was very displeased
that the Hebrews should reject God as their leader and want a king
He pointed out
that their sons would be taken to be the king's horsemen and
charioteers, soldiers and workers; their daughters would be taken
as cooks and bakers; the king would take the best of their fields,
their flocks and their servants. When all these things had
happened, they would regret it and cry out, but in that day it
would be too late and the Lord would not hear them. Nevertheless,
the people refused to follow this advice and insisted on a king.
The Lord told Samuel to do as the people wished, and give them a
king. He said that he would send to Samuel a man from the land of
Benjamin, and this man would be king over Israel.
Now there was a
man of the tribe of Benjamin whose name was Kish, and he had a son
whose name was Saul. There was not among the children of Israel a
more presentable person than Saul. He was handsome and a head
taller than any of his fellows.
It chanced that
the asses of Kish had strayed, and Saul took one of his father's
servants to seek them. In his search he came to Samuel's town, and
went to the temple to ask the prophet where to look for the lost
When Samuel saw
Saul, the Lord said to him, "Behold the man of whom I spoke!
This same shall reign over my people."
protested that the Benjamites were the smallest of the tribes of
Israel, and his family the least of all the families of the tribe
of Benjamin, Samuel ordered a feast for him and anointed him with
called all the tribes of Israel, brought Saul before them, and
said, "See him whom the Lord has chosen. There is none like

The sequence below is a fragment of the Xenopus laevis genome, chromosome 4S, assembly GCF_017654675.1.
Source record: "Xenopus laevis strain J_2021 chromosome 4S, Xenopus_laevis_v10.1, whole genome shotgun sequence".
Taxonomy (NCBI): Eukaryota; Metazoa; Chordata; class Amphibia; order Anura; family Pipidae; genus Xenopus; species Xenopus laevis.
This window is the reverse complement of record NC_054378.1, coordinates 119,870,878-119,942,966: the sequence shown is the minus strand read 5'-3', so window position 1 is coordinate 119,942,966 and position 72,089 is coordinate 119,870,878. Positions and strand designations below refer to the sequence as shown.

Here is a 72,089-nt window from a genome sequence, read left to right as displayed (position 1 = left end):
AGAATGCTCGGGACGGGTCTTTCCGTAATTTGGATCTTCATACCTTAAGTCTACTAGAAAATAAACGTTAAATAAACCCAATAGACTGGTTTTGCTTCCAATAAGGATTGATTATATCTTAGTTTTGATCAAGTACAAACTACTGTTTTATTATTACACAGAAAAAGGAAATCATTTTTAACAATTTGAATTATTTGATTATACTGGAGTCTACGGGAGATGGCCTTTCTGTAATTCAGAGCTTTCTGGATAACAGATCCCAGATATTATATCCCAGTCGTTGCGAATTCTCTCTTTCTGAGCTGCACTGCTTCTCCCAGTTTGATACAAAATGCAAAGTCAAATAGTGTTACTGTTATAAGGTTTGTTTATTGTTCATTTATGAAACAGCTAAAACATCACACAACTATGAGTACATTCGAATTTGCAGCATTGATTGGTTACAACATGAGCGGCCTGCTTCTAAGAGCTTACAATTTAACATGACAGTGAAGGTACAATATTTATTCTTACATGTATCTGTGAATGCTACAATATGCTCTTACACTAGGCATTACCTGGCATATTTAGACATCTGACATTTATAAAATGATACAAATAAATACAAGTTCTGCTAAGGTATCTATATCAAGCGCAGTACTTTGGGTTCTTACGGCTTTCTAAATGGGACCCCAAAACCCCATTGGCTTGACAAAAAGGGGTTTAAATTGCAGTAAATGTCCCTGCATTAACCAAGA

him among all the people."
As the people
beheld Saul, towering head and shoulders above the crowd, they
shouted: "Long live the king!" And Saul was made
king at Gilgal.
After two years,
King Saul built a standing army of three thousand soldiers. He
stationed two thousand at Michmash and put one thousand under his
son Jonathan at Gibeah.
Philistines were causing much trouble in Israel. They were not
afraid of King Saul. Throughout the land they had forts and
messengers through the land. "The Philistines are marching
atainst us. Let every man come to Saul at Gilgal."
Saul was king, the people answered his call, but they were afraid!
The Philistines were a fighting people, and the Israelites did not
even have weapons.
Samuel heard about the trouble, he sent word to Saul that he would
come to Gilgal in seven days. Then he would offer sacrifices to
God and pray for the king and the people. God would show Samuel
what they should do.
Gilgal, King Saul and his men waited for Samuel, but Samuel did
not come. While they waited the Philistines grew stronger. With
each new Philistine soldier, the Israelites became more afraid.
They were so frightened that they hid in caves, thickets, deep
holes, and between rocks. Some even deserted and crossed the
Saul saw his men becoming even more afraid, he thought he had to
do something to give them courage. Finally, he said, "Bring
the sacrifices to me and I will offer them." And Saul offered
the sacrifices even though he knew God had commanded that only the
priests and Levites should do this.
Samuel arrived, he said to Saul, "You have been very foolish.
If you had not disobeyed the Lord, your family would have ruled
Israel down through the years. Now your kingdom cannot endure. The
Lord is looking for a man who will follow in his ways. He will
become king over the people because you have disobeyed the
of telling Saul what to do about the Philistines, Samuel walked
away. When Saul counted his soldiers, there were only six hundred
still with him. He marched them back to Gibeah, and the
Philistines held their garrison at Michmash.